When he assumed the presidency in 1862, the conditions in which the republic was found were precarious. The treasury was exhausted, the debts were large, the three national powers needed to be organized, buildings to house them separately from the provincial authorities had to be established, the question of the residence of the national authorities in the city of Buenos Aires had to be solved, the army and updated salaries had to be established, the minimum structures of the national public administration were created, and the basic program of their generatio was promotedn: education, immigration, foreign investment, railways, and land occupation. An appreciation of Mitre's government work that ignores his point of origin will not do him enough justice.[7]

Referring to Mitre's financial rectitude, the explorer Sir Richard Burton wrote:[8]

He has been Provisional Governor, Provisional President, and since 1862 actual President and Commander-in-chief, yet his friends lately subscribed to buy for him a house — surely this is high praise, here and elsewhere.

Wrote Robert Avrett:[9]

[Mitre] included in his career enough action to fill the lives of a dozen ordinary men, despite the fact that his health was never robust... He was soldier, statesman, political propagandist, first president of the Argentine Republic, orator, historian, journalist, newspaper editor and publisher, as well as poet, translator, and critic; and at each of these roles he worked with a seemingly tireless energy.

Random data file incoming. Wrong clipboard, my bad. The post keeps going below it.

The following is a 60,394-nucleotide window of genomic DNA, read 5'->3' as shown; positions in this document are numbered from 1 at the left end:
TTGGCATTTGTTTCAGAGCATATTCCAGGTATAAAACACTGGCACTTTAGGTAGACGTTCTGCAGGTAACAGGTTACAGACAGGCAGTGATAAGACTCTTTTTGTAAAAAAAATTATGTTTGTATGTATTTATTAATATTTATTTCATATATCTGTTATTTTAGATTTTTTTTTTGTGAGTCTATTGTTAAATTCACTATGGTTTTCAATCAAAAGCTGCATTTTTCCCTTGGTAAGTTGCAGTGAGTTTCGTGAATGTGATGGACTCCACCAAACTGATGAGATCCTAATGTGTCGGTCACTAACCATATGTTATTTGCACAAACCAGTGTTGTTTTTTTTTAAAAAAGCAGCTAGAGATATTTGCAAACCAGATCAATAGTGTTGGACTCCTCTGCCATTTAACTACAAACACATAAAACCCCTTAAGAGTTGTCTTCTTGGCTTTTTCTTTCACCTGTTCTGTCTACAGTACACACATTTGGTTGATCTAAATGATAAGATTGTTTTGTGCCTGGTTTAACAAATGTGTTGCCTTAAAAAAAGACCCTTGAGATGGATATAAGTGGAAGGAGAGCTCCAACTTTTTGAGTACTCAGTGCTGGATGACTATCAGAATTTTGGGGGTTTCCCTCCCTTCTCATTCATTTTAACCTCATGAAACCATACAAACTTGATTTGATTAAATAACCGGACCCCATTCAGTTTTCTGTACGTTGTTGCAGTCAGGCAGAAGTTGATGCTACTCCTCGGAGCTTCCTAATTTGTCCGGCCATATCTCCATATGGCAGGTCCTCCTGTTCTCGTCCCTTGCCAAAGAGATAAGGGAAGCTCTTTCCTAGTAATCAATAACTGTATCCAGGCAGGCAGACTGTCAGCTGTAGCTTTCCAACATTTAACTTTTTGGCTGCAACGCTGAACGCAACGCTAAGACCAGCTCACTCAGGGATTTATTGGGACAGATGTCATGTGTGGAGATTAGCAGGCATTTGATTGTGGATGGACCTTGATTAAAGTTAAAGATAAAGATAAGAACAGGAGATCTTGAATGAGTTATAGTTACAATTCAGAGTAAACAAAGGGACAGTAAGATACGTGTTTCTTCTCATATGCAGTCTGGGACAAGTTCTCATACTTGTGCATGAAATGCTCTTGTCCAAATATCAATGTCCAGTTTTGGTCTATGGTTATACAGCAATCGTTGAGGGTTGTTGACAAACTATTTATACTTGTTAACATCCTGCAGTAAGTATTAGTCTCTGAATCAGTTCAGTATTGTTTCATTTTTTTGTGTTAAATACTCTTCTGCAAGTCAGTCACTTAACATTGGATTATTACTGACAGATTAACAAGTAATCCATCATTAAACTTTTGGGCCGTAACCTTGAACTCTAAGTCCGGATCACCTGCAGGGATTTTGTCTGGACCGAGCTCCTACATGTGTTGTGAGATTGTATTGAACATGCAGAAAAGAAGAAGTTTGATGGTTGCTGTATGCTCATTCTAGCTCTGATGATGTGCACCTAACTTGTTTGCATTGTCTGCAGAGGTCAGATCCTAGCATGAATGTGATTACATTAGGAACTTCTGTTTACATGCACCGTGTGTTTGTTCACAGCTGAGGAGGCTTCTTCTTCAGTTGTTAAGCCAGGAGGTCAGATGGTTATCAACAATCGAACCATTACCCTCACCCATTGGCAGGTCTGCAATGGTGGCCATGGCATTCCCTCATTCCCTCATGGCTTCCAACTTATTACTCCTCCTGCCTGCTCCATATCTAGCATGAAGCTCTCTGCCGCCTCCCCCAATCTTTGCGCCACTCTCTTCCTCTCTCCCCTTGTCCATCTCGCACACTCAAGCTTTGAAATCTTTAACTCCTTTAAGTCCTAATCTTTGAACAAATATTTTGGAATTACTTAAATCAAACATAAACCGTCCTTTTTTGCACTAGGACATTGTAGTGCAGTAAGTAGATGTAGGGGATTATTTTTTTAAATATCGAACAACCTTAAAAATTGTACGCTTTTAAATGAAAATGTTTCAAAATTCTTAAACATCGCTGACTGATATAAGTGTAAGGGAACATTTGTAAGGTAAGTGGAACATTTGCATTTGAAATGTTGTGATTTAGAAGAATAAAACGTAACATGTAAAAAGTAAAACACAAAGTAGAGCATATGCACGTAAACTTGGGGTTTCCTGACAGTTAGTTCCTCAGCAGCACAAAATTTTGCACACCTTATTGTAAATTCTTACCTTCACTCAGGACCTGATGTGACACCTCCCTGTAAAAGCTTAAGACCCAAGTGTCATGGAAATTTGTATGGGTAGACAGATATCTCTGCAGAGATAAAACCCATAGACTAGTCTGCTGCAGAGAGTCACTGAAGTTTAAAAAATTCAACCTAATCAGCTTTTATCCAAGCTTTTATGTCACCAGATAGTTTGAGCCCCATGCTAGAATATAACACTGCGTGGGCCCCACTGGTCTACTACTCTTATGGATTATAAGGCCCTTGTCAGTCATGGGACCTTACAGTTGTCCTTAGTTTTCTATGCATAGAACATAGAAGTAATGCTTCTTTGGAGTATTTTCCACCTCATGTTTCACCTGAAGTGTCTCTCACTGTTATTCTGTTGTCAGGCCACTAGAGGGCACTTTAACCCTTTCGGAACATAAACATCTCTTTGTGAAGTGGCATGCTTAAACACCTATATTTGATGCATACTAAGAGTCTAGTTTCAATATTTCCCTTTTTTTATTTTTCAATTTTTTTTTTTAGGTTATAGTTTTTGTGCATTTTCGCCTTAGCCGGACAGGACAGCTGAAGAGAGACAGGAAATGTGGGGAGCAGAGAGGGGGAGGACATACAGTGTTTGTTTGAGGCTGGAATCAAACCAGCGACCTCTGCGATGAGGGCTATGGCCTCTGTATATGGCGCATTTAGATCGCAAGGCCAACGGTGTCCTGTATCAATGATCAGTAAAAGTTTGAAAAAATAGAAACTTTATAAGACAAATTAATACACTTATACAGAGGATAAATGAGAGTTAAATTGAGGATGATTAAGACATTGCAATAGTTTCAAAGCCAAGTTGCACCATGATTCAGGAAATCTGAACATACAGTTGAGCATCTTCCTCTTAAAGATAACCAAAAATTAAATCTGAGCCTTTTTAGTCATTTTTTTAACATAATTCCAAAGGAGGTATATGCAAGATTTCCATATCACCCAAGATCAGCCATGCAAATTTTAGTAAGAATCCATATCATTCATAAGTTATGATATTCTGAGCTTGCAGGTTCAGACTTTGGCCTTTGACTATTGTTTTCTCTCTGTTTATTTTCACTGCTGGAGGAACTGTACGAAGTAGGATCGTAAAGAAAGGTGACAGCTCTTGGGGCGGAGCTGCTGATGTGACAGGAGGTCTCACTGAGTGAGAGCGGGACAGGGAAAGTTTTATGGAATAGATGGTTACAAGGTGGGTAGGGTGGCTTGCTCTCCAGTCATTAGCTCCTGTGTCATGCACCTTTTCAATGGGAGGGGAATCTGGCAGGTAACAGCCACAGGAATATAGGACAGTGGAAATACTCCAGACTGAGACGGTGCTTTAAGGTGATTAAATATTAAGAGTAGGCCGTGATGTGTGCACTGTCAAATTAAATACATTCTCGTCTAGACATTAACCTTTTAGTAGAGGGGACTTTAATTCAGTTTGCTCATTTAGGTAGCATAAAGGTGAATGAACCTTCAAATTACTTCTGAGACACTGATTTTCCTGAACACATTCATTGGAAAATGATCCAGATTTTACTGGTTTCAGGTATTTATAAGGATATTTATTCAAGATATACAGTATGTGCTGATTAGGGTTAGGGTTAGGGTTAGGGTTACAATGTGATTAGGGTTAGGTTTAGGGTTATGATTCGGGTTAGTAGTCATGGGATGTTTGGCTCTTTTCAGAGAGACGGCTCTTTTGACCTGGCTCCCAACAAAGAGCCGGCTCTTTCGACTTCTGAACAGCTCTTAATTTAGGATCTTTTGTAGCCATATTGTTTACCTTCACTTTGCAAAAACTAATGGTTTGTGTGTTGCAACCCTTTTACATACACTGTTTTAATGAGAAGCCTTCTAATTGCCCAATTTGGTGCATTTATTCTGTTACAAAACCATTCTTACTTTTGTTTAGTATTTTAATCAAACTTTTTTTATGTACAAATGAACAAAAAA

Mitre ranks as an important South-American historiographer. He wrote the best accounts of South America's wars of independence and published many works, amongst which are:

There is an abridged translation of the Historia de San Martín, entitled The Emancipation of South America (London, 1893) by W. Pilling. Mitre's speeches were collected as Arengas (third edition, three volumes, 1902).



  • J. J. Biedma, El Teniente General Bartolomé Mitre, in Bartolomé Mitre, Arengas, volume iii (Buenos Aires, 1902).
  • William H. Katra, The Argentine Generation of 1837: Echeverría, Alberdi, Sarmiento, Mitre (Madison, N.J.: Fairleigh Dickinson University Press, 1996).
  1. ^ a b "Mitre, el estadista más polifacético, en su bicentenario". Clarín. 25 June 2021.
  2. ^ Gardner, James. "The Biography of a City", 110. (St Martin's Press, 2015, ISBN 9781466879034).
  3. ^ a b c d e Thames, Juan. "Bartolomé Mitre, uno de los constructores de la Argentina moderna". infobae.
  4. ^ Historical Dictionary of Argentina. London: Scarecrow Press, 1978.
  5. ^ "Todo Argentina: 1874" (in Spanish). Archived from the original on 5 November 2017. Retrieved 4 March 2010.
  6. ^ "Archived copy". Archived from the original on 22 September 2013. Retrieved 2 April 2013.{{cite web}}: CS1 maint: archived copy as title (link)
  7. ^ a b c d Gonzalvo, Alejandro Poli (4 January 2020). "Mitre, estadista nacional porteño". La Nación.
  8. ^ Burton, Richard (1870). Letters from the Battle-Fields of Paraguay. London: Tinsely., p.167.
  9. ^ Avrett, Robert (147). "Review: Bartolomé Mitre: A Poet in Action. by Myra Cadwalader Hole". The Hispanic American Historical Review. Duke University Press. 27 (4): 690–691. JSTOR 2508002..

External linksEdit

Political offices
Preceded by President of Argentina
Succeeded by